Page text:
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slideshow081505 abridged

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Published on January 11, 2008

Author: Rachele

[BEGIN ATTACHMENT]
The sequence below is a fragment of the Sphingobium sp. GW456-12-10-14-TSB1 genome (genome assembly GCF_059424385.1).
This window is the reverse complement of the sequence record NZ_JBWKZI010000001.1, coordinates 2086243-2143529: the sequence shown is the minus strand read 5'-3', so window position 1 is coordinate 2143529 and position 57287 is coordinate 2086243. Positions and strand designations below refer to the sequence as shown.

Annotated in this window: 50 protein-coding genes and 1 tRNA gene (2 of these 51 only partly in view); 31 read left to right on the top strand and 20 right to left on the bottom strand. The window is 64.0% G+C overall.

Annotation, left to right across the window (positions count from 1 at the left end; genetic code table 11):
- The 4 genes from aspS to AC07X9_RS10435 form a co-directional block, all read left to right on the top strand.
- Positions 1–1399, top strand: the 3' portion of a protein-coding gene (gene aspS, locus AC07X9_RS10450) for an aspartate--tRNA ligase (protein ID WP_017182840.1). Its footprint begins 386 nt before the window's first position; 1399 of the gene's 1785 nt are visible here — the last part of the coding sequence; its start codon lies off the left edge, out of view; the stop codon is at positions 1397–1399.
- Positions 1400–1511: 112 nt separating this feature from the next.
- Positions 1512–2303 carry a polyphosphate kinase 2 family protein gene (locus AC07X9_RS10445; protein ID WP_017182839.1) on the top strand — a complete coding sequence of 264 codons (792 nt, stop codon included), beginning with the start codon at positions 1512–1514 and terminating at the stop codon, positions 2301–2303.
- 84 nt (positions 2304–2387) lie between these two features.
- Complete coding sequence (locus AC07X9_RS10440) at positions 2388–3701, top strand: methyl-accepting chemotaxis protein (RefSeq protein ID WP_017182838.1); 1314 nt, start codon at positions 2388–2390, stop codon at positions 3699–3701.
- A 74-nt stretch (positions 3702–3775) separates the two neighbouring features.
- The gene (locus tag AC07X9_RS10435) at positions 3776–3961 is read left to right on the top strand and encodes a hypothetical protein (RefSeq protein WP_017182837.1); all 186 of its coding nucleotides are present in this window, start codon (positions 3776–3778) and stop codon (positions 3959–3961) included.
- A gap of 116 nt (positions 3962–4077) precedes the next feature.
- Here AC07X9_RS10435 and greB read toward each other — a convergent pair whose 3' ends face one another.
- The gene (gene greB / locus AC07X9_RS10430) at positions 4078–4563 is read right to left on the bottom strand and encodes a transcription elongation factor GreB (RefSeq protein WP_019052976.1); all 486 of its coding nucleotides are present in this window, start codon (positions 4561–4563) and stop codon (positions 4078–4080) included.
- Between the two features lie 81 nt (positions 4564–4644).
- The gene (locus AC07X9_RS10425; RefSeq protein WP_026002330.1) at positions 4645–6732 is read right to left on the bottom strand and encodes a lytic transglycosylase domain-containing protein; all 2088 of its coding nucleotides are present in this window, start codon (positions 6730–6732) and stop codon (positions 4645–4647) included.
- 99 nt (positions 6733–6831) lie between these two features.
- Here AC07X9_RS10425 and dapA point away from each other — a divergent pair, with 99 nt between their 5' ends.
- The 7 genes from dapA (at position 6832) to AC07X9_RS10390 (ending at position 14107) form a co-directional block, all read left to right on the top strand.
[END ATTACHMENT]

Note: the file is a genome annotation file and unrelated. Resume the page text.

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Intra-Abdominal Hypertension (IAH) & :  Intra-Abdominal Hypertension (IAH) & By: Tim Wolfe, MD Associate Professor, University of Utah Medical Director, Wolfe Tory Medical Abdominal Compartment Syndrome (ACS) Case: Septic child:  Case: Septic child 5 y.o. female presenting with septic syndrome Treatment: Fluids, antibiotics, vasopressors 24 hours into therapy develops worsening hypotension, oliguria, hypoxemia, hypercarbia. PIP rises from 20 to 40 cm IAP = 26 mm Hg decompressive laparotomy Immediate resolution of renal, pulmonary and hemodynamic compromise 7 days later abdomen closed. Alive and well now. DeCou, J Ped Surg 2000 Case: Complicated pulmonary embolism:  Case: Complicated pulmonary embolism 46 yo male with PE on SQ enoxaparin Acutely decompensated, requiring IVF, vasopressors and blood for retroperitoneal hematoma Became anuric, BP dropped again, difficult to ventilate IAP measured at 68 cm H2O (50 mm Hg) Decompression resulted in immediate resolution of anuria, hypotension and ventilator pressure issues Eventually discharged alive and well Dabney, Intensive Care Med 2001 Case: Dyspnea in ER:  Case: Dyspnea in ER 67 y.o. female presenting to ER with pleurisy, dyspnea Initially vitals stable, H&P suggest liver dz Over 2 hours developed agitation, hypotension, hypoxemia, oliguria & hypercarbia. IAP = 45 mm Hg, abdominal ultrasound showed tense ascites paracentesis of 4500 cc fluid. Immediate resolution of renal, pulmonary and hemodynamic compromise. Pathology showed malignant effusion – pancreatic CA. Care withdrawn at later time and allowed to expire. Etzion, Am J EM 2004 Case Points:  Case Points Intra-abdominal hypertension and ACS occur in many ICU settings (PICU, MICU, SICU). Trauma is not required for ACS to develop. Bladder pressure measurements are valuable in assessing whether IAH is contributing to organ dysfunction. “Spot” IAP checks when clinical syndrome has developed result in delayed diagnosis IAP monitoring allows early detection and early intervention for IAH before ACS develops. Outline - IAH and ACS:  Outline - IAH and ACS Definition – what is it? Causes Recent increase in recognition Physiologic Manifestations Prevalence Outcome Treatment Detection: Bladder pressure monitoring University of Utah treatment algorithm Abdominal Compartment Syndrome (ACS): Definition:  Abdominal Compartment Syndrome (ACS): Definition “…….. multiple organ dysfunction caused by elevated intra-abdominal pressure.” Tim Wolfe, MD What intra-abdominal pressures are concerning?:  What intra-abdominal pressures are concerning? Pressure (mm Hg) Interpretation 0-5 Normal 5-10 Common in most ICU patients > 12 Intra-abdominal hypertension 15-20 Dangerous IAH - consider non- invasive interventions >20-25 Impending abdominal compartment syndrome - strongly consider decompressive laparotomy Intra-abdominal pressure vs organ dysfunction:  Intra-abdominal pressure vs organ dysfunction Slide10:  Causes of Intra-abdominal Pressure (IAP) Elevation Retroperitoneal: pancreatitis, retroperitoneal or pelvic bleeding, contained AAA rupture, aortic surgery, abscess, visceral edema Intraperitoneal: intraperitoneal bleeding, AAA rupture, acute gastric dilatation, bowel obstruction, ileus, mesenteric venous obstruction, pneumoperitoneum, abdominal packing, abscess, visceral edema secondary to resuscitation (SIRS) Abdominal Wall: burn eschar, repair of gastroschisis or omphalocele, reduction of large hernias, pneumatic anti-shock garments, lap closure under tension, abdominal binders Chronic: central obesity, ascites, large abdominal tumors, PD, pregnancy Recent increases in ACS Recognition:  Recent increases in ACS Recognition Are we seeing more ACS?:  Are we seeing more ACS? Increased Incidence? Syndromes created by medical “progress” ICU’s full of sicker patients Fluid resuscitation due to early goal directed therapy for sepsis? Increased Recognition? ACS Literature: Publication explosion:  ACS Literature: Publication explosion Intra-abdominal Hypertension & Abdominal Compartment Syndrome:  Intra-abdominal Hypertension & Abdominal Compartment Syndrome Physiologic Sequelae Physiologic Insult:  Physiologic Insult Ischemia Inflammatory response Capillary leak Tissue Edema (Including bowel wall and mesentery) Intra-abdominal hypertension Fluid resuscitation Physiologic Sequelae:  Physiologic Sequelae Cardiac: Increased intra-abdominal pressures causes: Compression of the vena cava with reduction in venous return to the heart Elevated ITP with multiple negative cardiac effects The result: Decreased cardiac output increased SVR Increased cardiac workload Decreased tissue perfusion, SVO2 Misleading elevations of PAWP and CVP Cardiac insufficiency Cardiac arrest Slide17:  Ridings, et al 1995 Physiologic Sequelae:  Physiologic Sequelae Pulmonary: Increased intra-abdominal pressures causes: Elevation of the diaphragms with reduction in lung volumes Cytokines release, immune hyper-responsiveness The result: Elevated intrathoracic pressure (which further reduces venous return to heart, exacerbating cardiac problems) Increased peak pressures, Reduced tidal volumes Barotrauma, atelectasis, hypoxia, hypercarbia ARDS (indirect - extrapulmonary) Physiologic Sequelae:  Physiologic Sequelae Gastrointestinal: Increased intra-abdominal pressures causes: Compression / Congestion of mesenteric veins and capillaries Reduced cardiac output to the gut The result: Decreased gut perfusion, increased gut edema and leak Ischemia, necrosis, cytokine release, neutrophil priming Bacterial translocation Development and perpetuation of SIRS Further increases in intra-abdominal pressure Physiologic Sequelae:  Physiologic Sequelae Renal: Elevated intra-abdominal pressure causes: Compression of renal veins and arteries Reduced cardiac output to kidneys The Result: Decreased renal artery and vein flow Renal congestion and edema Decreased glomerular filtration rate (GFR) Acute tubular necrosis (ATN) Renal failure, oliguria/anuria Physiologic Sequelae:  Physiologic Sequelae Neuro: Elevated intra-abdominal pressure causes: Increases in intrathoracic pressure Increases in superior vena cava (SVC) pressure with reduction in drainage of SVC into the thorax The Result: Increased central venous pressure and IJ pressure Increased intracranial pressure Decreased cerebral perfusion pressure Cerebral edema, brain anoxia, brain injury Physiologic Sequelae:  Physiologic Sequelae Direct impact of IAP on common pressure measurements: IAP elevation causes immediate increases in ICP, IJP and CVP (also in PAOP) 15 liter bag placed on abdomen (Citerio 2001) Physiologic Sequelae:  Physiologic Sequelae Miscellaneous Elevated intra-abdominal pressure causes: Reduces perfusion of surgical and traumatic wounds Reduced blood flow to liver, bone marrow, etc. Blood pooling in pelvis and legs “Second hit” in the two event model of MOF? The Result: Poor wound healing and dehiscence Coagulopathy Immunosuppression DVT and PE risks Slide24:  Circling the Drain Intra-abdominal Pressure Mucosal Breakdown (Multi-System Organ Failure) Bacterial translocation Acidosis Decreased O2 delivery Anaerobic metabolism Capillary leak Free radical formation How common is this syndrome?:  How common is this syndrome? Malbrain, Intensive Care Medicine (2004): Prevalence of intra-abdominal hypertension in critically ill patients: a multicentre epidemiological study. Prospective, multi-center trial 13 ICU’s, 6 countries Every patient in ICU with expected stay > 24 hours had IAP measured q6 hours. 97 patients entered How common is this syndrome?:  How common is this syndrome? Malbrain, Intensive Care Medicine (2004): How good is clinical judgment for detecting elevated IAP?:  How good is clinical judgment for detecting elevated IAP? Kirkpatrick, Can J Surg (2000). Is clinical examination an accurate indicator of raised intra-abdominal pressure in critically injured patients? Prospective, blinded trial - Staff physician judgment Results: Less than 50% of the time was the clinician able to determine when IAP was elevated. “These findings suggest that more routine measurements of bladder pressure in patients at risk for intra-abdominal hypertension should be performed.” Does IAH / ACS affect patient outcome?:  Does IAH / ACS affect patient outcome? Pupelis, 2002: Clinical significance of increased intra-abdominal pressure in severe acute pancreatitis. 37 cases of severe pancreatitis 26 cases with IAP < 25 mm Hg: 19% SIRS & MODS 0 % mortality Mean ICU LOS 9 days 11 cases with IAP > 25 mm Hg: 64% SIRS & MODS 36 % mortality Mean ICU LOS 21 days Does IAH / ACS affect patient outcome?:  Does IAH / ACS affect patient outcome? Biancofiore 2004: Intra-abdominal pressure in liver transplant recipients: incidence and clinical significance. Prospective observational study in 108 liver transplants 32% developed IAP > 25 mm Hg: Renal failure in 32%; permanent dialysis 9%, higher mortality 68 with IAP < 25 mm Hg: Renal failure 8%; permanent dialysis 0% “The critical IAP values… with the best sensitivity specificity, were 23 mm Hg for postoperative ventilatory delayed weaning (P <.05), 24 mm Hg for renal dysfunction (P <.05), and 25 mm Hg for death (P <.01).” Does IAH / ACS affect patient outcome?:  Does IAH / ACS affect patient outcome? Ivatury, J Trauma, 1998: Intra-abdominal hypertension after life-threatening penetrating abdominal trauma: prophylaxis, incidence, and clinical relevance to gastric mucosal pH and abdominal compartment syndrome. 70 patients with monitored for IAP > 25 mm Hg 25 had facial closure at time of surgery: 52% developed IAP > 25 39% Died 45 cases had abdomen left “open”: 22% developed IAP > 25 10.6% Died Does IAH / ACS affect patient outcome?:  Does IAH / ACS affect patient outcome? Points: Clinical signs of IAH are unreliable and only show up late in clinical course (once ACS occurs). IAH and ACS increase morbidity, mortality and ICU length of stay. Preventive therapy plus early detection and intervention can reduce these complications in many patients. Monitoring early (not waiting for clinical signs) in all high risk patients allows early detection and early intervention. IAH/ACS Management:  IAH/ACS Management Fluids – two edged sword Fluids will absolutely improve cardiac indices if the patient has inadequate RV filling- so early in the course they are necessary However, over resuscitation will lead to worsened edema Abdominal perfusion pressure - optimize fluids first then add vasopressors. Shoot for a perfusion pressure > 60 mm Hg Sedation, Paralytics Cathartics / enema to clear bowel? Colloids Hemofiltration Paracentesis Need significant free fluid on US Decompressive laparotomy IAH/ACS Management : Abdominal Perfusion Pressure:  IAH/ACS Management : Abdominal Perfusion Pressure APP = MAP - IAP Abdominal perfusion pressure reflects actual gut perfusion better than IAP alone. Optimizing APP to > 60 mm Hg should probably be primary endpoint Cheatham 2000 Optimizing APP reduced incidence of ACS - 64% versus 48% Death - 44% versus 28% IAH/ACS Management: Paralysis:  IAH/ACS Management: Paralysis De Waele, Crit Care Med 2003 UOP IAP IAH/ACS Management: Colloids:  IAH/ACS Management: Colloids O’Mara, 2005: Prospective randomized evaluation of IAP with crystalloid and colloid resuscitation in burns 31 cases with >25% burn plus inhalation or >40% burn without inhalation Randomized to saline vs plasma Results post resuscitation: Crystalloid IAP mean 26.5 mm Hg Plasma IAP mean 10.6 mm Hg IAH/ACS Management: Hemofiltration:  IAH/ACS Management: Hemofiltration Oda, 2005: Management of IAH in patients with severe acute pancreatitis using continuous hemofiltration. 17 cases of severe pancreatitis and IAH Treated with hemofiltration PRIOR to developing renal insufficiency Results: Interleukin (IL-6) cytokine levels cut in half Reduced vascular permeability and interstitial edema Mean IAP value dropped from 15 mm to less than 10 mm 16 of 17 patients discharged alive without complications IAH/ACS Management: Paracentesis:  IAH/ACS Management: Paracentesis Latenser, 2002: Percutaneous decompression for abdominal compartment syndrome in burn patients. 9 cases with IAP > 25-30 mm Hg Treated with percutaneous catheter (paracentesis) to drain ascitic fluid Results: 5 responded with drop in IAP - 60% survival 4 failed to respond and IAP increased - 0% survival IAH/ACS Management: Decompressive Laparotomy:  IAH/ACS Management: Decompressive Laparotomy Rigid Abdomen in ACS Post decompressive laparotomy Surgical Management of Compartment Syndromes:  Surgical Management of Compartment Syndromes Compartment Cranium Chest Pericardium Limb Pathophysiology ICP elevation Tension pneumothorax Cardiac tamponade Extremity compartment syndrome Surgical Management Mannitol, Craniectomy, etc.. Chest tube Pericardiocentesis Fasciotomy Decompressive Laparotomy:  Decompressive Laparotomy Delay in abdominal decompression may lead to intestinal ischemia Decompress Early! Decompressive Laparotomy:  Decompressive Laparotomy Post-operative dressing Several days post-op Intra-Abdominal Pressure Monitoring:  Intra-Abdominal Pressure Monitoring Intra-Abdominal Pressure Monitoring:  Intra-Abdominal Pressure Monitoring Bladder pressure monitoring through the Foley catheter is: The current standard for monitoring abdominal pressures (Consensus, World Congress ACS Dec 2004) Comparable to direct intraperitoneal pressure measurements, but is non-invasive (Bailey, Crit Care 2000) More reliable and reproducible than clinical judgment (Kirkpatrick, CJS 2000; Sugrue World J Surg 2002) How much fluid should be infused into bladder?:  How much fluid should be infused into bladder? Volume of infusion (ml) IAP Measured (mm Hg) Non-compliant bladder: Measured pressure increases as volumes exceed 50 ml of infusion Compliant bladder: Measured pressure changes very little with higher volumes of fluid infusion “Home Made” Pressure Transducer Technique:  “Home Made” Pressure Transducer Technique Home-made assembly: Transducer 2 stopcocks 1 60 ml syringe, 1 tubing with saline bag spike / luer connector 1 tubing with luer both ends 1 needle / angiocath Clamp for Foley Assembled sterilely in proper fashion “Home Made” Pressure Transducer Technique:  “Home Made” Pressure Transducer Technique PROBLEMS: Home-made: No standardization Sterility issues Time consuming – Done infrequently Data reproducibility errors - what are the costs / morbidity of inaccurate information? Other: Needle stick, Recurrent penetration of sterile system, Leaks, re-zeroing problems/errors AbViser Intra-Abdominal Pressure Monitoring Kit:  AbViser Intra-Abdominal Pressure Monitoring Kit Closed system in-line with the Foley catheter. Once attached it is left in place during entire time IAP is measured. 30 seconds to measure IAP AbViser Intra-Abdominal Pressure Monitoring Kit:  AbViser Intra-Abdominal Pressure Monitoring Kit Advantages: Kit contains everything you need Standardized measurement No reproducibility errors Ease & simplicity of use Time savings 30 seconds to get data. Closed system No needles No contamination risks AbViser: Reproducibility Study :  AbViser: Reproducibility Study Inter-observer Scatterplot (r = 0.922, p < 0.001) AbViser: Purchase Justification:  AbViser: Purchase Justification If you SPOT CHECK to confirm clinical suspicion of advanced disease (i.e. to confirm ACS): The AbViser is not for you. If your goal is to: Detect IAH early Establish a trend in IAP to assist in clinical management Utilize IAP to accurately interpret hemodynamics and other organ function Prevent abdominal compartment syndrome Decrease patient morbidity, mortality and LOS Then the AbViser is your tool University of Utah: IAP monitoring algorithm:  University of Utah: IAP monitoring algorithm Entry criteria defined in table Nurse is empowered to enter any patient fulfilling these criteria University of Utah: IAP Monitoring Protocol:  University of Utah: IAP Monitoring Protocol IAP monitoring Q1-2 hours for first 12 hours IAP consistently <12 mm Hg IAP 12 to 15 mm Hg IAP 15-20 mm Hg with no evidence of organ dysfunction/ ischemia (ACS) IAP >20 mm Hg OR APP< 50-60 mm Hg? Plus evidence of organ dysfunction/ ischemia (ACS) Optimize Abdominal perfusion pressure Careful fluid management Pressors Reduce IAP measurements to Q4-6 hours for 24 hours “Second Hit” pt. develops new indication for IAP monitoring IAP remains <12 mm Hg discontinue monitoring Consider Medical Management Sedation/Neuromuscular blockade Paracentesis of free fluid Other options Gastric suction, cathartics Rectal tube/enemas Continuous filtration Colloids Surgical Decompression Final Thought:  Final Thought Do NOT wait for signs of ACS to be present before you decide to check IAP By then the patient has one foot in the grave! You have lost your opportunity for medical therapy Monitor ALL high risk patients early and often: TREND IAP like a vital sign Intervene early, before critical pressure develops QUESTIONS?:  QUESTIONS? IAH and ACS Educational Web sites: www.Abdominalcompartmentsyndrome.org www.wsacs.org My email: twolfe@wolfetory.com